Falling In Love With Metric In Los Angeles REVIEW+PHOTOS: Metric at The Wiltern 10/6/22
LOS ANGELES, CA- I guess after almost three years, I’m not the recluse I thought I was because when I saw Metric was on tour and bringing their latest studio effort Formentera to The Wiltern in Los Angeles, I thought it would be good for me to get out of my 2nd story shit-show of an apartment in East Hollywood. “I need to do laundry and fight the evil hordes of baby roaches,” would be an understatement. My place has become a landfill and a small part of me is worried it’s a reflection of my inner state. Or, maybe I’ve just been a lazy slob. I’ve been on the road a lot for work and it’s a little hard to tell.
It’s also strange because, I’m not even a big Metric fan [I am now that I’ve seen them live] and I do this for the love of live music, of getting a few solid shots my much younger 22-year-old self would have been proud of, and – proving to myself – I haven’t quite hung up my lenses just yet. With me looking 2 years down the barrel of 50 years old, I’m not sure why I’m in the back of an Uber hoping I don’t get Covid again before my next day job as a stage manager for a company out of Amsterdam. I fly to Newark on Monday.
It’s been a while since I’ve photographed anything with any real substance and I guess I want Metric to be that substance tonight. I suppose if I get out and hear Emily Haines’ sinister lyrics sung with her innocent women-on-the-edge voice, I may actually enjoy myself. It’s hard to believe she and I are the same age. She still emanates such a youthfulness that I wonder where I went wrong.
Cramming for the show while making our way up Wilshire Boulevard, I’m 2 songs deep into Formentera and I think, damn, “Doomscroller” is scrappy, ominous, and parts of it sound like a lost track from Pretty Hate Machine. It could score a scene in a Danny Boyle film – a really fucking violent one. However, it has its own identity even if it stands on the shoulders of Ministry, Nine Inch Nails, or even Portishead and Garbage – it’s unique and there’s an evolution from hard, synthy-pop, dramatic, lyrically punk-poetic punchiness to this gentle, acoustic, sad-but-hopeful ending that’s surprising and unexpectedly fitting. It goes from digital to natural and there’s a message in not just the lyrics, but in the orchestration of the music. That message is “Don’t give up yet, don’t give up yet” – lyrics buried so deep in the track, one might think it’s some repetitive sound effect, but it’s an affirmation. It’s a declaration.
That’s a hard transition to pull off effectively, but Metric proves to be more than capable.
Emily takes the stage in a shimmering mini-skirt fit for New Year’s Eve while James Shaw is doing his best Bob Dylan impression with a backcountry fedora and denim shirt when they dive right into “Doomscroller” Hearing it live elevates the experience and whatever casual relationship I had with their music just got serious.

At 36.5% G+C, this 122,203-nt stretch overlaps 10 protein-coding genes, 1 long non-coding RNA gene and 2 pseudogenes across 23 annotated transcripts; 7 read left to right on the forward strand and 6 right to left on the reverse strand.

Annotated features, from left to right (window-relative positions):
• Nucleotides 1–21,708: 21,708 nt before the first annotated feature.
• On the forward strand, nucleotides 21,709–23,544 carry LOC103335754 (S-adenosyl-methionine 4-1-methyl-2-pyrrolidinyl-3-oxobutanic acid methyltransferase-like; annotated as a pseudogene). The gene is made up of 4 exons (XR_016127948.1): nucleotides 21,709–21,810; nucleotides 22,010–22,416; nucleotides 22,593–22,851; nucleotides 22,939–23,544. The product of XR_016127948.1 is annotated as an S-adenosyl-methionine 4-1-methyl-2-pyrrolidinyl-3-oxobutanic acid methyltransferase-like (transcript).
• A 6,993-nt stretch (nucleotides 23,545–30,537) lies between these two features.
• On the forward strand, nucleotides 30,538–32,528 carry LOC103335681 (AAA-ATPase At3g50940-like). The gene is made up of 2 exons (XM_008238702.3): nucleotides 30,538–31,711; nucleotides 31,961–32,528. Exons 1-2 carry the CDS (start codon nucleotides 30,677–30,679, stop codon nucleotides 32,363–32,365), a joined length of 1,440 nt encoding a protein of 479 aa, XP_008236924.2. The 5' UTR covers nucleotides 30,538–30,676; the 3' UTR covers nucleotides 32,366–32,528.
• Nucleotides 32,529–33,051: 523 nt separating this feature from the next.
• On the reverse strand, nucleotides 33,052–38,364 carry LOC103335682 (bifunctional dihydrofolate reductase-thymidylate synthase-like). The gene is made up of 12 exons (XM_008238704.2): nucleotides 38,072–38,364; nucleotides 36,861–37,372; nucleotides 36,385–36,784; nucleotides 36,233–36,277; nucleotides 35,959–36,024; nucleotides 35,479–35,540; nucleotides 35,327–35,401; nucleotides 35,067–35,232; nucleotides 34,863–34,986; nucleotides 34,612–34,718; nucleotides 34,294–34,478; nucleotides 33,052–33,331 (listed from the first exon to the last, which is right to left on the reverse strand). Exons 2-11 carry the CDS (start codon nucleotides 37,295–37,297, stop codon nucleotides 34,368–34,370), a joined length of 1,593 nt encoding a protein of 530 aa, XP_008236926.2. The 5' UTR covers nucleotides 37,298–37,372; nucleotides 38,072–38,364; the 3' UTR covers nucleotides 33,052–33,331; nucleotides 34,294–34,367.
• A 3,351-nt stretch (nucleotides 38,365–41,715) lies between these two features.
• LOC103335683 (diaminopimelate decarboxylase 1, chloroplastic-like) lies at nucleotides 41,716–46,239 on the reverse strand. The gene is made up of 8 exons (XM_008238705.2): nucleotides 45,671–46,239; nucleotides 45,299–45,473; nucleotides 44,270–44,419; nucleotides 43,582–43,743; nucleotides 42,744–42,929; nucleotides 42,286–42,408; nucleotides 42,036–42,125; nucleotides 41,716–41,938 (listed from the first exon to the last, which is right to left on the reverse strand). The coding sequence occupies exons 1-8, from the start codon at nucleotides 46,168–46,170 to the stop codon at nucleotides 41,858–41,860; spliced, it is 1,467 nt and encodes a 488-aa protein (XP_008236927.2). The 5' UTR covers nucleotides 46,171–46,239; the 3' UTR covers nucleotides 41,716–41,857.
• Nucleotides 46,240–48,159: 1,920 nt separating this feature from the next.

The fourth song on their setlist, “All Comes Crashing”, leans toward the softer side of Metric, but then… comes raging in with the might of a mob of angry goths and I wonder how many audio effects have been layered on, like icing a cake meant to poison any guest of honor. It’s brash but melodic and Joules Scott-Key’s drumming blended with Joshua Winstead’s precision-perfect bass playing has all the shuffling and chops that make for a groove and cadence that makes even the strictest wallflower want to dance.
I’m glad I’m outside, in the world, experiencing Metric, a band I just didn’t know enough about. Considering this Canadian post-punk, indie-rock, industrial-friendly, melodic new-wave band has been around since 1998 when they were known as Mainstream when I was leaving film school 6 language credits short of a bachelor’s degree, you’d think I’d be more hip to them. Tonight, I finally am.
By the time Metric dives into “Combat Baby”, off of 2003’s Old World Underground, Where Are You Now?, the audience is under Haines’ spell, everyone chanting the anthemic title with unison and joy. Seeing her live, her blonde ponytail swinging through the hazy blue and pink light, and her gentle, but brave voice washing over the audience; it’s challenging and comforting. She projects a moon-size level of confidence and she’s clearly in love with music and that makes us fall in love with her.
Metric caps the evening off with “Gimme Sympathy” from their fourth studio album, 2009’s Fantasies, and it’s so celebratory and springy that I don’t want the performance to end. It’s such a catchy anti-pop “pop” song that I realize how Metric has successfully blended every genre of contemporary music with absolute finesse and generosity. Maybe that’s a strange way to put it, but their music is generous. It’s committed and there’s so much poetry in the lyrics and a perfect balance of aggression and tenderness in the sound, that all of it is this kaleidoscope of emotions.
Formentera feels like a complete story to me. It’s filled with political incantations, personal reflections, and a sort of dreamy blend of everything I love about elevated pop music: experimentation, confidence, experience, curiosity, familiarity, and punchy hooks that are engaging, endearing, and fun. Metric shares that vast music space with the likes of The Joy Formidable, Phantogram, and Wolf Alice. What’s not to love?
I’ve listened to Metric on and off over the years and was never a huge fan, but after getting to hear them live, photograph them, and now write about them, I’m in love with them. An experience becomes heightened through a lens. It gets a bit more personal when you research it, learn about the people behind it, and write about it. My only regret is I didn’t give Metric the attention they deserved until now. A friend once told me that discovering a band new to you can be like falling in love. I’m glad to know I still can.